Review: NHL2K11 iPhone/Touch

Games come out daily, if not hourly for the iPhone and iPod Touch. Most of the time these titles are awful and money sinks, even at 99 cent or free. Yesterday NHL2K11 came out for Apple’s handhelds. Before I start reviewing the title, I have to give everyone a heads up that this game has a whole host of hardware restrictions. Now this might be because of the higher end graphics, however I think it has to have with IOS 4.0 support. It only works on the iPhone 3gS, iPhone 4, or iPod Touch 2nd Gen devices. Although they phrase it weird in the description. Multi-tasking seems to be the major reason for this as it is the heart of playing a whole game without issue. You can pop in and out of a game on the fly. This is huge on a mobile device so you can use it on the fly and swap back and forth in between talking on the phone and checking e-mail. There is never a break in the action while doing this. However over my 5 game experience over the last 10 hours or so, I did experience a few crashes. Now these crashes did restart the application from the start with no in-progress game save.

This is a full fledge hockey game. It is comparable to one on the original XBOX or PS2. It has a good selection of modes, including Quick Game, Season, Free Skate (practice), and Shoot out. Season mode is full-featured, including salary cap, trading, 41 or 82 game seasons, playoff series length, etc. It is huge and extremely robust, especially for a mobile version of hockey.

Full Review after the break.

NHL2K11 does suffer from many of the common control problems that most mobile games to have. The control can sometimes be laggy, non-responsive, or just not have as precise control as one would wish during a hockey game. There are only 3 buttons and a controls stick when on defense or offense. On offense, the buttons are pass, shoot, and turbo. On defense, the buttons are change player, check and turbo. The action is fast as you would expect in a hockey game. You can move up and down the ice with ease. When you see that open player and want to execute that one timer, it happens, sometime not how you want, but it is there.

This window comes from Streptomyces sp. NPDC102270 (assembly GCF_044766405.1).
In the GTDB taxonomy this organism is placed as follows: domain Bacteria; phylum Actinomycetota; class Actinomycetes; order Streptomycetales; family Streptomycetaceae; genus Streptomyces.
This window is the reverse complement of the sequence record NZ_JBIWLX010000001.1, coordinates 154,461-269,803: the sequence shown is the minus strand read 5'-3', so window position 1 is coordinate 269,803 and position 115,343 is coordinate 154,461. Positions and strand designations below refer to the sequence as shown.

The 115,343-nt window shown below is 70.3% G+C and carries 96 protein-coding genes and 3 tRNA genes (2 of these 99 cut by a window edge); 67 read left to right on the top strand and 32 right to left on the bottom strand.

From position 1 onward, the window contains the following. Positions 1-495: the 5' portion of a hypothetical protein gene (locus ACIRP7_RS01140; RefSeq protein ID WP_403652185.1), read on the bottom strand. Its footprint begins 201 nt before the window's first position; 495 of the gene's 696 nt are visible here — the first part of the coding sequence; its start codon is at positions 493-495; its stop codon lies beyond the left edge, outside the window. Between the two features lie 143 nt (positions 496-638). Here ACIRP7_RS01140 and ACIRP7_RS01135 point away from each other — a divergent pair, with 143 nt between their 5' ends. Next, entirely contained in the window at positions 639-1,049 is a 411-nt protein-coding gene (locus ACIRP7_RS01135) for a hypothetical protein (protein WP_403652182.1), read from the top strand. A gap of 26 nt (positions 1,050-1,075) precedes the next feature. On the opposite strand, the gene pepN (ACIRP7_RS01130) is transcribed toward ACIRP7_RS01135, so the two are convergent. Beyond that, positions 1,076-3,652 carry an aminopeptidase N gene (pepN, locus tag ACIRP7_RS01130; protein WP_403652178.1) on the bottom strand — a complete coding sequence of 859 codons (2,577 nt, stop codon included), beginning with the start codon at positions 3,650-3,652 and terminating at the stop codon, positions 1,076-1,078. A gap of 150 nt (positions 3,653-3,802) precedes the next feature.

The game looks great too. There are lots of camera options. You can go from on the ice to up high, with a whole host of zoom levels. I find 3/4 Simple with Large zoom to be the perfect fit. Of course the models are rather large polygon based characters, however this stands up under the small player area of the iPod. The only time this is very noticeable is when there is a close-up, generally after a goal or penalty.

As you can see, it looks good and offers plenty of variety. You might be able to see a few limitations of the game in these screenshots though. For a game labeled 2K11 the rosters are completely out of date. Versteeg has not been a Blackhawk since shortly after the season ended. Brian Campbell wears number 51, not 07. It seems that unless you are you are a super star, or win a gold medal, you are accurate in name only. This is really the only place the game falters. Which on the grand scale of things is not a very big complaint. Although the roster maybe slightly out of date the ability to juggle and handle line-changes is a nice touch. Makes it feel less arcade and more simulation.


  • Portable hockey action
  • Robust line-ups and features. You can play anything from arcade to simulation if you want.
  • Looks great
  • Fairly reliable controls for a touch screen game.
  • Season mode.
  • Full multi-tasking support for drop-in/drop-out game play


  • Occasional crashes that can reset where ever you were at in a game.
  • Rosters out of date for a 2K11 title
  • Players can sometimes go where you don’t want them to.
  • Thumb controls can obscure portions of the screen when skating up the board.

All in all for a $1.99 title, this is a really full featured portable hockey game. Games of this quality and this price point can easily show why portable gaming is no longer limited to a DS or PSP. You can get this quality of a game for less then $5 bucks. This clearly is showing the dominance that the iPod/iPhone product line can have in the portable gaming market.

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